Measuring the Wealth of Nations

Escrito el 19 Septiembre 2012 por Gonzalo Garland en Diccionario de Economía, Economía Global, Economía Mundial

When we think about a family we can always distinguish between its income and its wealth. Income is what the family will receive in any given year, usually from work, dividends, or other income sources, and once income taxes are paid, the net income can be either spent or saved. Wealth, on the other hand, is the accumulation of savings over time plus any capital gains or losses, and any further addition to the wealth that can come, for example, in the form of an inheritance.

 We could think in similar terms when we consider a country. Gross Domestic Product (GDP) refers to the value of what is produced in the country during a specific year. Hence, it is similar to income, which is also for one specific year. However, we can also talk about a country’s wealth, which would include the accumulated savings of its citizens minus its debts, and that would also include the value of the natural resources the country has, such as its agricultural, forestry, mineral or fishing resources, or the value of its human capital.

Clearly, measuring a country’s wealth is more difficult than measuring the production of one year, despite the methodological difficulties involved in measuring GDP. Nevertheless the World Bank has managed to do it. In the report “The Changing Wealth of Nations” published in 2011 it measures the wealth of countries for years 1995, 2000 and 2005. Interestingly enough, although some may think that by incorporating this new variable the relative position of countries would change significantly, the truth is that it doesn’t.

The average wealth per capita of the world was of US $ 120,475 in year 2005, and the highest values are found in Luxembourg, with US $ 917,530  per capita, Iceland with US $ 902,960 (note that this was before the crisis), Norway with US $ 861,797, Denmark, with US $ 742,954, Switzerland with US $ 736,795 and the United States with US $ 734,195. The UK, with US $ 662,624, has a larger per capita wealth than France (US $ 586,448), Japan (US $ 548,751), Germany (US $ 547,201), Italy (US $ 498,277) or Spain (US $ 408,385). Latin American countries have, on average, US  $ 79,194 per person, and Sub-Saharan Africa, as is the case with per capita income, is also at the bottom of the table with US $ 13,888 per capita.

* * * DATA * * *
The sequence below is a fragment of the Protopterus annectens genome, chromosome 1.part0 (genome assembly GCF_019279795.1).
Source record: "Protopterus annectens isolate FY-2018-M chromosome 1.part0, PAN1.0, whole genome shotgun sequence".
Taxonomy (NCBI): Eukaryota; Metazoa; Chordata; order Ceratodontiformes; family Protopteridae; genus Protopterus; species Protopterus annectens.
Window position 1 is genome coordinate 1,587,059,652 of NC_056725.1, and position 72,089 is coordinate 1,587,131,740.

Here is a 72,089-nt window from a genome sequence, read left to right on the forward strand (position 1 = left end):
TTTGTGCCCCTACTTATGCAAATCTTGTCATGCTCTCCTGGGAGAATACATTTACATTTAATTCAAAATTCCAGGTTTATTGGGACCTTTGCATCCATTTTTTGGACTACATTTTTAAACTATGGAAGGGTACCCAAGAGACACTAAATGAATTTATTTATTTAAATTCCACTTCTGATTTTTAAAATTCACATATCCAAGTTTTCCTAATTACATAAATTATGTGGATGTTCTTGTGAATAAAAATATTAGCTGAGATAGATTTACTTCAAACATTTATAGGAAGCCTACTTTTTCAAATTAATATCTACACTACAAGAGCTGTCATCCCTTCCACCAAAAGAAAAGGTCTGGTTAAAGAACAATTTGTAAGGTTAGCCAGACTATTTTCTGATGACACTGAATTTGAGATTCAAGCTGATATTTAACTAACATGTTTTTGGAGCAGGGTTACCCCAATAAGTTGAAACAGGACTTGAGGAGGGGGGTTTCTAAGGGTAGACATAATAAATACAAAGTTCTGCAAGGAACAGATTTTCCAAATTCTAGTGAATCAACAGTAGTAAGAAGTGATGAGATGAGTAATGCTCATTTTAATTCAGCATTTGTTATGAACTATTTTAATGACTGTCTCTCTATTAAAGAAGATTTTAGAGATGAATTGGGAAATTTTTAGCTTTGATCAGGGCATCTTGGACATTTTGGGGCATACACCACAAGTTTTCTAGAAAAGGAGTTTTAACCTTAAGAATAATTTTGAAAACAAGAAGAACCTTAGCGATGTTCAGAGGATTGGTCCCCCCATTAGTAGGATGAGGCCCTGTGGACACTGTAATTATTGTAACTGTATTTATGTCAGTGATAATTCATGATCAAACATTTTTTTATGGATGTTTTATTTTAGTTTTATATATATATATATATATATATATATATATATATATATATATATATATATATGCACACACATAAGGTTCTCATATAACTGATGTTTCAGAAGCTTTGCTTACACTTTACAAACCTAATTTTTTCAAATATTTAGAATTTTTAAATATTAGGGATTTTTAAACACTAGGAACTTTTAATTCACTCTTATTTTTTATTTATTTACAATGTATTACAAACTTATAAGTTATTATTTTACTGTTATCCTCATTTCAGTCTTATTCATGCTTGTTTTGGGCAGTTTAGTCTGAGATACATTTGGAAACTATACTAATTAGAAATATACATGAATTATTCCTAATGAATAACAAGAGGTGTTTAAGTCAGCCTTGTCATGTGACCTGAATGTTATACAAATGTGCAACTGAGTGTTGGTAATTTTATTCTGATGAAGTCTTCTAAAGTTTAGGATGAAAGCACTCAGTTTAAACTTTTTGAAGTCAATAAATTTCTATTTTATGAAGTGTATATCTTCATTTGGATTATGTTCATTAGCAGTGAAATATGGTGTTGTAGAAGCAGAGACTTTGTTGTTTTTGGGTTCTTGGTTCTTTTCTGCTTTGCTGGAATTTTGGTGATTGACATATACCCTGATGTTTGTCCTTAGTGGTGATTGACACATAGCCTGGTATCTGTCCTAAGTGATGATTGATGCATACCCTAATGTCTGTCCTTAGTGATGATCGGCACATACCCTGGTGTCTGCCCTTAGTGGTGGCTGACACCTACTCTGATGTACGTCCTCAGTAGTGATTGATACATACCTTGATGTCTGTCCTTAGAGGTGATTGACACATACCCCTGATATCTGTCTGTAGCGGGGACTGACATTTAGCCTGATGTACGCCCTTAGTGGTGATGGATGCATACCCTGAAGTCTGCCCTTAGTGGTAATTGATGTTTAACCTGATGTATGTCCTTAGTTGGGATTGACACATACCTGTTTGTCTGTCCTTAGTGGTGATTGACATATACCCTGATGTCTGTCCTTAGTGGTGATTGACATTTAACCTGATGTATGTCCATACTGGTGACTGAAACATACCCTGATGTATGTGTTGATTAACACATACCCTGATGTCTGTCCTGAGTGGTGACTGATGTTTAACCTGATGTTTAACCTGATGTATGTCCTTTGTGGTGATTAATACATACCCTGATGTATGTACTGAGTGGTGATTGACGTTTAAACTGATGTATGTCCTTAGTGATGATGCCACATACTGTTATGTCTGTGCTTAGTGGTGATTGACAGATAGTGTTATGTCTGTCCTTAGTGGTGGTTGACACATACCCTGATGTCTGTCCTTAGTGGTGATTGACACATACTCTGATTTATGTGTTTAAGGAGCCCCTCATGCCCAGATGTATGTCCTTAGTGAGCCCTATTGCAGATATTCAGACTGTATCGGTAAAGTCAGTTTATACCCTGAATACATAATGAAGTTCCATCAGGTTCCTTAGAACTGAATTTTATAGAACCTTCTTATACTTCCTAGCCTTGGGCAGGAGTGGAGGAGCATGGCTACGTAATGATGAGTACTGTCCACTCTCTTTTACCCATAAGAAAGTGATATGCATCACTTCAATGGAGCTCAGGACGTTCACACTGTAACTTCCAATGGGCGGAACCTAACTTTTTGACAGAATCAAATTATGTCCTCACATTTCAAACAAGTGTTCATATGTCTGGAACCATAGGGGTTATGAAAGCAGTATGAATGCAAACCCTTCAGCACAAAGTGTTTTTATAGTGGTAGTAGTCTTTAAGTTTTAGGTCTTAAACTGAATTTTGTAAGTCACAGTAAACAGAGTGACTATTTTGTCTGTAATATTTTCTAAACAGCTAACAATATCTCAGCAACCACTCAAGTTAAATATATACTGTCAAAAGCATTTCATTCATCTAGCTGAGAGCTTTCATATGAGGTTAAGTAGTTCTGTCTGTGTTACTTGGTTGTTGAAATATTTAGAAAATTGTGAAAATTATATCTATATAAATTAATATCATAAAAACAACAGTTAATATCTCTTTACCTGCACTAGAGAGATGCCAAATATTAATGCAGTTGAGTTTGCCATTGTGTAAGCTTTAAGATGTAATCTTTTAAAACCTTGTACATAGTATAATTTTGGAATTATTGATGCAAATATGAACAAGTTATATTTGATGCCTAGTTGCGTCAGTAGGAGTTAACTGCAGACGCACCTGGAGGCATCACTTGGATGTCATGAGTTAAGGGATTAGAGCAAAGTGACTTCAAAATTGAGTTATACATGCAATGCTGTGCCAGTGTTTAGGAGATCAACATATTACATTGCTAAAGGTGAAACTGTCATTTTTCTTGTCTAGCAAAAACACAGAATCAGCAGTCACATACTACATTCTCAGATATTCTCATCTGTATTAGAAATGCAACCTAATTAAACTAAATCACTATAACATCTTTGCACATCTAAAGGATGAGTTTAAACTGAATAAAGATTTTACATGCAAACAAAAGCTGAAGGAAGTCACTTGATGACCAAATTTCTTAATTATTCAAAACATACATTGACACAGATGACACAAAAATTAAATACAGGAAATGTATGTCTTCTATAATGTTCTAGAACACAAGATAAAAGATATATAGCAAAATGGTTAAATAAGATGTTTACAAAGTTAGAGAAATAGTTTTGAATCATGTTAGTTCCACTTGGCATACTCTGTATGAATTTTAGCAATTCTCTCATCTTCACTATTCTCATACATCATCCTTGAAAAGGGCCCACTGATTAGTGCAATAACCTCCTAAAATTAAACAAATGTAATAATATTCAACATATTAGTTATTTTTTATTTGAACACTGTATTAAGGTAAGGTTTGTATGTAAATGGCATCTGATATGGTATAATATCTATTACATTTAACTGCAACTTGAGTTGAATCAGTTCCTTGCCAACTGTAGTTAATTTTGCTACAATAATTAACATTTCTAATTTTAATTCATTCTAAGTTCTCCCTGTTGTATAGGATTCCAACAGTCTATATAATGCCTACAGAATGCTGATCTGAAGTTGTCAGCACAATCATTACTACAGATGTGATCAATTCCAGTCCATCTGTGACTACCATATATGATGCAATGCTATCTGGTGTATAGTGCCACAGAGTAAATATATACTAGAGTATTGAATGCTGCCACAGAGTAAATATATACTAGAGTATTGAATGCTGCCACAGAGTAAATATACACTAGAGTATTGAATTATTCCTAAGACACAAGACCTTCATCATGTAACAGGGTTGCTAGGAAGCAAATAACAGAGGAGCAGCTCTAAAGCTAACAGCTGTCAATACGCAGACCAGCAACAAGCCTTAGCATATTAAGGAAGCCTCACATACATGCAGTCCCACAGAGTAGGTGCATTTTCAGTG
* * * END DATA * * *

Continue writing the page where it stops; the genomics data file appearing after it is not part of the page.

So despite some minor changes in relative positions, overall the pattern is similar in both income and wealth at the global level.


GOYO DE FRUTOS 20 Septiembre 2012 - 07:53

Dear friends first of all , thank you very much for this interesting post. In my opinion the wealth of nations depens on three important factors

1 low rate of general corruption, and good maners
2 a very good enviropment for making business, i mean good facilities and a generous policy tax , above all on saving and invesment
3 freedom for moving your money.
The great goal of nations must be attract money from citticens of any part of the world.
And i finish with a reflection ” if i am a rich man in Kenya. Why i prefer put my money in Switzerland ?

best regads form Segovia ( Spain)

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